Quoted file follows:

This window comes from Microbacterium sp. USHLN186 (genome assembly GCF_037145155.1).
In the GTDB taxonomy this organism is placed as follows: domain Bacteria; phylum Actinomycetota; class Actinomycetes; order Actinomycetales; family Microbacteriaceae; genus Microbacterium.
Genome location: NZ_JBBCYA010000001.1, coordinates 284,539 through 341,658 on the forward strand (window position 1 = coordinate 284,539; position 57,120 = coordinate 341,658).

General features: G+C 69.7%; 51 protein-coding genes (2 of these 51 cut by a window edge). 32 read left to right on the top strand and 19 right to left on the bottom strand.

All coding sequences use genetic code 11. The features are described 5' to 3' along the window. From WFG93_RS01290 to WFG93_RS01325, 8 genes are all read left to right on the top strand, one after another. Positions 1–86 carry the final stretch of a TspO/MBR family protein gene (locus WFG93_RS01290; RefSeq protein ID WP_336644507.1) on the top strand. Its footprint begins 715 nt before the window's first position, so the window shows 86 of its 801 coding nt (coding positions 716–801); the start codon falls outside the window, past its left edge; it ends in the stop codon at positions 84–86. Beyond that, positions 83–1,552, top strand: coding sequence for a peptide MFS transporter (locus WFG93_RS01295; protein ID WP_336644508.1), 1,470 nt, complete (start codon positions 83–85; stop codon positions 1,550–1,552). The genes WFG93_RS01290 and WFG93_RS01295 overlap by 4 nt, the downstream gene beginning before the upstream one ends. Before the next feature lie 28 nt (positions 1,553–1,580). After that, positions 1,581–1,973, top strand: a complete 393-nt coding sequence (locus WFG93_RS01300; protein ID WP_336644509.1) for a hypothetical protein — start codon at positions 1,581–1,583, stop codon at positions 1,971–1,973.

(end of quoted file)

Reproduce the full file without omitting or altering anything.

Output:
This window comes from Microbacterium sp. USHLN186 (genome assembly GCF_037145155.1).
In the GTDB taxonomy this organism is placed as follows: domain Bacteria; phylum Actinomycetota; class Actinomycetes; order Actinomycetales; family Microbacteriaceae; genus Microbacterium.
Genome location: NZ_JBBCYA010000001.1, coordinates 284,539 through 341,658 on the forward strand (window position 1 = coordinate 284,539; position 57,120 = coordinate 341,658).

General features: G+C 69.7%; 51 protein-coding genes (2 of these 51 cut by a window edge). 32 read left to right on the top strand and 19 right to left on the bottom strand.

All coding sequences use genetic code 11. The features are described 5' to 3' along the window. From WFG93_RS01290 to WFG93_RS01325, 8 genes are all read left to right on the top strand, one after another. Positions 1–86 carry the final stretch of a TspO/MBR family protein gene (locus WFG93_RS01290; RefSeq protein ID WP_336644507.1) on the top strand. Its footprint begins 715 nt before the window's first position, so the window shows 86 of its 801 coding nt (coding positions 716–801); the start codon falls outside the window, past its left edge; it ends in the stop codon at positions 84–86. Beyond that, positions 83–1,552, top strand: coding sequence for a peptide MFS transporter (locus WFG93_RS01295; protein ID WP_336644508.1), 1,470 nt, complete (start codon positions 83–85; stop codon positions 1,550–1,552). The genes WFG93_RS01290 and WFG93_RS01295 overlap by 4 nt, the downstream gene beginning before the upstream one ends. Before the next feature lie 28 nt (positions 1,553–1,580). After that, positions 1,581–1,973, top strand: a complete 393-nt coding sequence (locus WFG93_RS01300; protein ID WP_336644509.1) for a hypothetical protein — start codon at positions 1,581–1,583, stop codon at positions 1,971–1,973.